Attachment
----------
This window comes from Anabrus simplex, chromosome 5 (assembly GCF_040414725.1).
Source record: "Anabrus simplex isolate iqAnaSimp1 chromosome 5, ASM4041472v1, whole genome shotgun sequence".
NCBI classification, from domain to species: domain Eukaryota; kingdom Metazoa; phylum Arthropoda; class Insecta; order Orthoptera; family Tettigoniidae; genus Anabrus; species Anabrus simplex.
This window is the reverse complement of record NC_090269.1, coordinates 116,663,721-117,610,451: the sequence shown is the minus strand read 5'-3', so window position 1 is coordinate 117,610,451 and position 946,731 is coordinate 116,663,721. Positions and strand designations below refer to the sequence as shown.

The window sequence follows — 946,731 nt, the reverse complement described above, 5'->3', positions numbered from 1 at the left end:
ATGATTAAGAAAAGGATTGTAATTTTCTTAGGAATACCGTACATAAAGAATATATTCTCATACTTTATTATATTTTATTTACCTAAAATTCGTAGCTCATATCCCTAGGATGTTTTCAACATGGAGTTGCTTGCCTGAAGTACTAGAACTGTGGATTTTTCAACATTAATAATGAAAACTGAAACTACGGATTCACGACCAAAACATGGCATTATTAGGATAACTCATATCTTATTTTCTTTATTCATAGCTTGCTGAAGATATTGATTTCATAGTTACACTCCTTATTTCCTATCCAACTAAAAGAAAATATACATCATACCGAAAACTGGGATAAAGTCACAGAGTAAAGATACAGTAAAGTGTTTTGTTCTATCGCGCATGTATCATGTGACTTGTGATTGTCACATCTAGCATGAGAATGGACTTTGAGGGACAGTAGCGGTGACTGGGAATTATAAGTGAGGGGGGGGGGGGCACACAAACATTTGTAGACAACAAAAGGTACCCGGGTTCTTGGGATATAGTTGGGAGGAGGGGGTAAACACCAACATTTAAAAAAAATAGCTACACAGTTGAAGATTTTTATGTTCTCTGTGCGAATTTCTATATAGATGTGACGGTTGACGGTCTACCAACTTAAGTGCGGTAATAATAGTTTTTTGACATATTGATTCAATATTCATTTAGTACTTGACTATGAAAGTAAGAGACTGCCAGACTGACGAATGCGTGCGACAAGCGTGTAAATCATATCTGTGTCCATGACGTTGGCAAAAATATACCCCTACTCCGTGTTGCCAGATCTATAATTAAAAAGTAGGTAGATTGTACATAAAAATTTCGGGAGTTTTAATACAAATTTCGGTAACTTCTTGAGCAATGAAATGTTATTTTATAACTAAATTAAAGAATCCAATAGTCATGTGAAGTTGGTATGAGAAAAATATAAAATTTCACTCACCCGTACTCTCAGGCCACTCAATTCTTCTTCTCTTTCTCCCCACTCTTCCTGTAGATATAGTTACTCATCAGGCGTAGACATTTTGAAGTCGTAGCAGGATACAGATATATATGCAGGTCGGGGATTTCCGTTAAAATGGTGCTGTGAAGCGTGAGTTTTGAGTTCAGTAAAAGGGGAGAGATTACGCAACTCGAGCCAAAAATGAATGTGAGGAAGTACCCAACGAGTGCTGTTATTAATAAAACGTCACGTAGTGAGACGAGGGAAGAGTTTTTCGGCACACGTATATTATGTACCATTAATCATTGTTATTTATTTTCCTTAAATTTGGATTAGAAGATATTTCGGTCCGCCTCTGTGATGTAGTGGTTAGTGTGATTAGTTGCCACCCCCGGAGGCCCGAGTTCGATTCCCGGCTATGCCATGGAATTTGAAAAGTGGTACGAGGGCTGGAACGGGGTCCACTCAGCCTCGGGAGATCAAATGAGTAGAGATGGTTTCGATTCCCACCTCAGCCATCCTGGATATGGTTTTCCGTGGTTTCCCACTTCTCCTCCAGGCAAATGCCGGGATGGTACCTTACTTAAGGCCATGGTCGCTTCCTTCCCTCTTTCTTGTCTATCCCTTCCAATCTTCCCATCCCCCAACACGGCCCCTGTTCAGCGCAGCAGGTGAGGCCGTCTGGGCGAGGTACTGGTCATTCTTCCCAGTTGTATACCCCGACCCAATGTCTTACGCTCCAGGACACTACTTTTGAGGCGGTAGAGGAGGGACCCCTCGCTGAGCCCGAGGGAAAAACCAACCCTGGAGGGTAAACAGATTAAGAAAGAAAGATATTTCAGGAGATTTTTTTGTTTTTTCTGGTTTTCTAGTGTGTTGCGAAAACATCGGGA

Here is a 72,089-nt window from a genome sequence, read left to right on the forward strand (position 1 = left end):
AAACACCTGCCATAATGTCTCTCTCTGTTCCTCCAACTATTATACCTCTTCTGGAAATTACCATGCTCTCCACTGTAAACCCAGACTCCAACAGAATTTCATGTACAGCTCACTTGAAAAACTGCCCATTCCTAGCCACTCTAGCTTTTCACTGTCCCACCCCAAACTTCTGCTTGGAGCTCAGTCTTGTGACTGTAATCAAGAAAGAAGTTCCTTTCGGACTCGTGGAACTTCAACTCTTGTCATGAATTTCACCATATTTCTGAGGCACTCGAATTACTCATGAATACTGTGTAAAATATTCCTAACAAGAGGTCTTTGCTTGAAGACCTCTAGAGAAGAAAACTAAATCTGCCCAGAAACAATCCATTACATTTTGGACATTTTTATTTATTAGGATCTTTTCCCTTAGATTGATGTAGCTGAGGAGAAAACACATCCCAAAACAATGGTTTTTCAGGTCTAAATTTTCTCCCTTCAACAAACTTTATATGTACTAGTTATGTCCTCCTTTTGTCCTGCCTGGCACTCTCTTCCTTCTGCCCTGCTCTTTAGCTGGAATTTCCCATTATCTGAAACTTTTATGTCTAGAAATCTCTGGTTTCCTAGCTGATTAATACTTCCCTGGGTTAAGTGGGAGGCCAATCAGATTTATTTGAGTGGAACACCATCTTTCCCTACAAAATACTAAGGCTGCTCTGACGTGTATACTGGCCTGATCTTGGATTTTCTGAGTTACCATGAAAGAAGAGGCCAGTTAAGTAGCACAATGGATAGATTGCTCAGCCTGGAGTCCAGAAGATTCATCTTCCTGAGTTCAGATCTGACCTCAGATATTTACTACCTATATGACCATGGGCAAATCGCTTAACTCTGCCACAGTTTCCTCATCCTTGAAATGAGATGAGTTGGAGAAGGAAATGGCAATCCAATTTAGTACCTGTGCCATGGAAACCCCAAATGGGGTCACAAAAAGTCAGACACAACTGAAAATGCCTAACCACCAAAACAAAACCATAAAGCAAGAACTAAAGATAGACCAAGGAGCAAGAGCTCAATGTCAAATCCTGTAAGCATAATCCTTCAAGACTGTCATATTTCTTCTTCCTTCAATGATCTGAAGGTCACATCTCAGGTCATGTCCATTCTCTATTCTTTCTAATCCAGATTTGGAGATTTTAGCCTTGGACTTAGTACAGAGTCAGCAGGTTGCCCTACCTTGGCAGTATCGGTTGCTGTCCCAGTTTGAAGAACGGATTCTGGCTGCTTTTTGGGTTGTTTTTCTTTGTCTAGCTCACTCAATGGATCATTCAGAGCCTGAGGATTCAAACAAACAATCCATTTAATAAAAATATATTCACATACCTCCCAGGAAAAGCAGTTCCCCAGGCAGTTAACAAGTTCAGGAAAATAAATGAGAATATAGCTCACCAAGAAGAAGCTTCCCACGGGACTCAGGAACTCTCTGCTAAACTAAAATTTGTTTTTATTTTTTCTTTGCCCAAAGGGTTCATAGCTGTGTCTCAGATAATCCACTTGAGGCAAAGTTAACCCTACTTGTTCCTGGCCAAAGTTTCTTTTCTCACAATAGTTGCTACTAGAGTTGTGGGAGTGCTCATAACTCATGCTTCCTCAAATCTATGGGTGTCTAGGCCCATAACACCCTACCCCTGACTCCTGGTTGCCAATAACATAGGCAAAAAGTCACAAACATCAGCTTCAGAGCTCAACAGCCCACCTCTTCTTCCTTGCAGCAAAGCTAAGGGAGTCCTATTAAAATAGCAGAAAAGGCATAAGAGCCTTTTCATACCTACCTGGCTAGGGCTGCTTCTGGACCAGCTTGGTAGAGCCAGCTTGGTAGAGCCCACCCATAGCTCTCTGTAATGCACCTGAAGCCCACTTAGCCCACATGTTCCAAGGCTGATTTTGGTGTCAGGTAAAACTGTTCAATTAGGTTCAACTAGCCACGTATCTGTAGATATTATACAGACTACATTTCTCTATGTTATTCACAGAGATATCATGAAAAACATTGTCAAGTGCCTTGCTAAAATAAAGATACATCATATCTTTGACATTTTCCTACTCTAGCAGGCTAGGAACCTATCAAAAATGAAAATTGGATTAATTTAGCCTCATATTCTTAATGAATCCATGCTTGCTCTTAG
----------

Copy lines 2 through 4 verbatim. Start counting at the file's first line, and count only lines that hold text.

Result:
Source record: "Anabrus simplex isolate iqAnaSimp1 chromosome 5, ASM4041472v1, whole genome shotgun sequence".
NCBI classification, from domain to species: domain Eukaryota; kingdom Metazoa; phylum Arthropoda; class Insecta; order Orthoptera; family Tettigoniidae; genus Anabrus; species Anabrus simplex.
This window is the reverse complement of record NC_090269.1, coordinates 116,663,721-117,610,451: the sequence shown is the minus strand read 5'-3', so window position 1 is coordinate 117,610,451 and position 946,731 is coordinate 116,663,721. Positions and strand designations below refer to the sequence as shown.